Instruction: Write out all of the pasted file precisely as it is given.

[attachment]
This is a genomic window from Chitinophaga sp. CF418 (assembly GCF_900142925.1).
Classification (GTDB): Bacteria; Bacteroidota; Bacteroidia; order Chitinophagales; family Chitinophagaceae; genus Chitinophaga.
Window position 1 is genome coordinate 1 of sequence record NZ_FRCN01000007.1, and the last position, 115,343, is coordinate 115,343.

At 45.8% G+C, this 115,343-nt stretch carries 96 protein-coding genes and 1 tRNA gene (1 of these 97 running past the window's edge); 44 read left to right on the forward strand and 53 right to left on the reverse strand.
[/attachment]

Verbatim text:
This is a genomic window from Chitinophaga sp. CF418 (assembly GCF_900142925.1).
Classification (GTDB): Bacteria; Bacteroidota; Bacteroidia; order Chitinophagales; family Chitinophagaceae; genus Chitinophaga.
Window position 1 is genome coordinate 1 of sequence record NZ_FRCN01000007.1, and the last position, 115,343, is coordinate 115,343.

At 45.8% G+C, this 115,343-nt stretch carries 96 protein-coding genes and 1 tRNA gene (1 of these 97 running past the window's edge); 44 read left to right on the forward strand and 53 right to left on the reverse strand.